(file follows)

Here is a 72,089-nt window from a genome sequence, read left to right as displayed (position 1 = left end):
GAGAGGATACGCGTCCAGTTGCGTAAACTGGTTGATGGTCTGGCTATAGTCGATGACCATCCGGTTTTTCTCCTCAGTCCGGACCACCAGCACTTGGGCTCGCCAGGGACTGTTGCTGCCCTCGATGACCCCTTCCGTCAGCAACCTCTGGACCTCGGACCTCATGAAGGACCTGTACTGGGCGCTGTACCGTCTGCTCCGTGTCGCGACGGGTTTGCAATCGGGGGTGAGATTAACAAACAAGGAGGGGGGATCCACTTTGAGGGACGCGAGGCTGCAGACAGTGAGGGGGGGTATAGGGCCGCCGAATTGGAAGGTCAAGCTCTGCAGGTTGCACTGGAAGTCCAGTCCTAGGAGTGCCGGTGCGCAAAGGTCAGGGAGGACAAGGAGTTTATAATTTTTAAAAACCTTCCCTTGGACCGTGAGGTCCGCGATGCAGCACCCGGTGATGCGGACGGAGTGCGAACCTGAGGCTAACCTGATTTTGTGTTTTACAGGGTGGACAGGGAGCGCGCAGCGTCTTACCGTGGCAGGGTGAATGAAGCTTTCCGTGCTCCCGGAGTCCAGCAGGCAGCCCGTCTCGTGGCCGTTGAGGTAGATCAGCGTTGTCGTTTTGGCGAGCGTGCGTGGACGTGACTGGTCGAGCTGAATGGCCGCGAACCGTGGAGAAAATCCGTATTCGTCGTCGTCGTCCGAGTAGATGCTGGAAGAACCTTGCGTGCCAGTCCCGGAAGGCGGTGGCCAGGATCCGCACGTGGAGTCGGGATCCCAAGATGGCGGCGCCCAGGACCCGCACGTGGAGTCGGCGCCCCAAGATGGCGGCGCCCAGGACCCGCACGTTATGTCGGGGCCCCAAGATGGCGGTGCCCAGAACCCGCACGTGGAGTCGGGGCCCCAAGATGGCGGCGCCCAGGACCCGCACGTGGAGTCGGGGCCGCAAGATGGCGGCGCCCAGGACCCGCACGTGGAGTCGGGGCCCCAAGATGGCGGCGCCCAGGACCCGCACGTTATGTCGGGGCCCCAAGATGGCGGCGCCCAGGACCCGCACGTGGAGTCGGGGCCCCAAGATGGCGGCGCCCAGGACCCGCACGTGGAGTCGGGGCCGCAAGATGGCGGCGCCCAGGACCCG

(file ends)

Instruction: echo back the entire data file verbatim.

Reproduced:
Here is a 72,089-nt window from a genome sequence, read left to right as displayed (position 1 = left end):
GAGAGGATACGCGTCCAGTTGCGTAAACTGGTTGATGGTCTGGCTATAGTCGATGACCATCCGGTTTTTCTCCTCAGTCCGGACCACCAGCACTTGGGCTCGCCAGGGACTGTTGCTGCCCTCGATGACCCCTTCCGTCAGCAACCTCTGGACCTCGGACCTCATGAAGGACCTGTACTGGGCGCTGTACCGTCTGCTCCGTGTCGCGACGGGTTTGCAATCGGGGGTGAGATTAACAAACAAGGAGGGGGGATCCACTTTGAGGGACGCGAGGCTGCAGACAGTGAGGGGGGGTATAGGGCCGCCGAATTGGAAGGTCAAGCTCTGCAGGTTGCACTGGAAGTCCAGTCCTAGGAGTGCCGGTGCGCAAAGGTCAGGGAGGACAAGGAGTTTATAATTTTTAAAAACCTTCCCTTGGACCGTGAGGTCCGCGATGCAGCACCCGGTGATGCGGACGGAGTGCGAACCTGAGGCTAACCTGATTTTGTGTTTTACAGGGTGGACAGGGAGCGCGCAGCGTCTTACCGTGGCAGGGTGAATGAAGCTTTCCGTGCTCCCGGAGTCCAGCAGGCAGCCCGTCTCGTGGCCGTTGAGGTAGATCAGCGTTGTCGTTTTGGCGAGCGTGCGTGGACGTGACTGGTCGAGCTGAATGGCCGCGAACCGTGGAGAAAATCCGTATTCGTCGTCGTCGTCCGAGTAGATGCTGGAAGAACCTTGCGTGCCAGTCCCGGAAGGCGGTGGCCAGGATCCGCACGTGGAGTCGGGATCCCAAGATGGCGGCGCCCAGGACCCGCACGTGGAGTCGGCGCCCCAAGATGGCGGCGCCCAGGACCCGCACGTTATGTCGGGGCCCCAAGATGGCGGTGCCCAGAACCCGCACGTGGAGTCGGGGCCCCAAGATGGCGGCGCCCAGGACCCGCACGTGGAGTCGGGGCCGCAAGATGGCGGCGCCCAGGACCCGCACGTGGAGTCGGGGCCCCAAGATGGCGGCGCCCAGGACCCGCACGTTATGTCGGGGCCCCAAGATGGCGGCGCCCAGGACCCGCACGTGGAGTCGGGGCCCCAAGATGGCGGCGCCCAGGACCCGCACGTGGAGTCGGGGCCGCAAGATGGCGGCGCCCAGGACCCG